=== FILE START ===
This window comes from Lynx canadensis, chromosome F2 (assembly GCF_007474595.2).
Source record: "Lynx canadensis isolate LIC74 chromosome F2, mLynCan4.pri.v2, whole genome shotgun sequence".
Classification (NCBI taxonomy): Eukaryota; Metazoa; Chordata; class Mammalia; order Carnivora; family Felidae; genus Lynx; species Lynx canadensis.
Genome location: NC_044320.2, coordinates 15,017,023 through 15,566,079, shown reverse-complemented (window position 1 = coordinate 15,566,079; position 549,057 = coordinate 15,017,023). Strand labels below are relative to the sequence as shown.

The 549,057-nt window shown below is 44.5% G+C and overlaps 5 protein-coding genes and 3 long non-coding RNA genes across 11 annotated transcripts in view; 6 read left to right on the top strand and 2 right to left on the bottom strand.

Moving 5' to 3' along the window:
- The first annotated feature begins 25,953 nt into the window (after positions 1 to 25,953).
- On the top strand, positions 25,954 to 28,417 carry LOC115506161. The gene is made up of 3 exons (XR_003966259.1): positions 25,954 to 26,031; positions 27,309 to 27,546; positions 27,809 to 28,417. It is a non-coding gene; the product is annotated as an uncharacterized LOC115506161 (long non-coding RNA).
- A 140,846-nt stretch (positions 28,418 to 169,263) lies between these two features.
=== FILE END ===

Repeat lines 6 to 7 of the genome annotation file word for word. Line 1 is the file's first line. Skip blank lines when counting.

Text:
Moving 5' to 3' along the window:
- The first annotated feature begins 25,953 nt into the window (after positions 1 to 25,953).